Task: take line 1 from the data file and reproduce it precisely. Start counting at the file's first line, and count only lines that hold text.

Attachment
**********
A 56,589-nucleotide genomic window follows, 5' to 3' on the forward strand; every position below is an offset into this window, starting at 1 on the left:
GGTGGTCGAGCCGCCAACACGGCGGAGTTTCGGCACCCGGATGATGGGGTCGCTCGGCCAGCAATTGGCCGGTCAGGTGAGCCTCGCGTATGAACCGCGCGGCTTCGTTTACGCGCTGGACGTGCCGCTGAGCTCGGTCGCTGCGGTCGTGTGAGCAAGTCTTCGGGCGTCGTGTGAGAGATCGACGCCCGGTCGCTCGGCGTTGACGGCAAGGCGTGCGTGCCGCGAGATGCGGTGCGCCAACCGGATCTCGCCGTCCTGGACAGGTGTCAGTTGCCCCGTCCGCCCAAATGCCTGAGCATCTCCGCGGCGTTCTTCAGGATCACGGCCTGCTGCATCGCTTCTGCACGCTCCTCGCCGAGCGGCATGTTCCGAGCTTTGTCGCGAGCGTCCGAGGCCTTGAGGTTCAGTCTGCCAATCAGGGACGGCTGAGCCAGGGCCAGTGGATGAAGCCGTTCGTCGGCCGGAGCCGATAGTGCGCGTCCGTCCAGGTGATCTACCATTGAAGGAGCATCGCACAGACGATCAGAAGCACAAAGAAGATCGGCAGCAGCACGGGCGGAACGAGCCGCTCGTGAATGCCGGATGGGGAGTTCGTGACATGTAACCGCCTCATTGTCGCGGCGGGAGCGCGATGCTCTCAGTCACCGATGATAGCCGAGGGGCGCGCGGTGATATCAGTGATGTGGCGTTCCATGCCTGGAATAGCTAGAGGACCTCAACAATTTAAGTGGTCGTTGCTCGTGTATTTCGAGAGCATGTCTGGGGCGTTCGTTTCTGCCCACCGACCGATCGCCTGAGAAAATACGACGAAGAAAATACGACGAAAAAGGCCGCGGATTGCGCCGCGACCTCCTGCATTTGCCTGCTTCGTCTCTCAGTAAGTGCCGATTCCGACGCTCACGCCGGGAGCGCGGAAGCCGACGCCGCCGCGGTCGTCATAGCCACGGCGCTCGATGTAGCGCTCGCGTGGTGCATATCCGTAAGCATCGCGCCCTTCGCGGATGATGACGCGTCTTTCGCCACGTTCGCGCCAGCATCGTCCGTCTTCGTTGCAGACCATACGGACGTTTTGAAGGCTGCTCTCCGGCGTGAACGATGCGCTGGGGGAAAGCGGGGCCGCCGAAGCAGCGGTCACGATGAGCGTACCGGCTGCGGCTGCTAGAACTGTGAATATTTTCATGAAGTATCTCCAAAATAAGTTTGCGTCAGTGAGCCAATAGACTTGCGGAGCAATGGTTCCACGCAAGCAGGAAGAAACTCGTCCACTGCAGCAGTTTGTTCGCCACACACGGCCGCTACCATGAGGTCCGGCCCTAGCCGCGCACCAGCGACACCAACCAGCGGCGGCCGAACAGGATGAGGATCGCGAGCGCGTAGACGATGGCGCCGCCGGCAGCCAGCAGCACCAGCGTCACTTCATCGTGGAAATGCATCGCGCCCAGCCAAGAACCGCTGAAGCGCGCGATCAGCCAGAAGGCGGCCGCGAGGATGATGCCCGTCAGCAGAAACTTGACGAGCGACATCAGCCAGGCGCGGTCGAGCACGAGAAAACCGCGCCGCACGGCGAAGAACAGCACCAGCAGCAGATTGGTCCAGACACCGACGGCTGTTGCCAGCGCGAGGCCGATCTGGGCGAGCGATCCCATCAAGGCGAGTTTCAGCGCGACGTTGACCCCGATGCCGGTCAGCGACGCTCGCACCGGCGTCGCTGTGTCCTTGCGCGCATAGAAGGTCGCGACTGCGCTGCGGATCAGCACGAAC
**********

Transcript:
A 56,589-nucleotide genomic window follows, 5' to 3' on the forward strand; every position below is an offset into this window, starting at 1 on the left: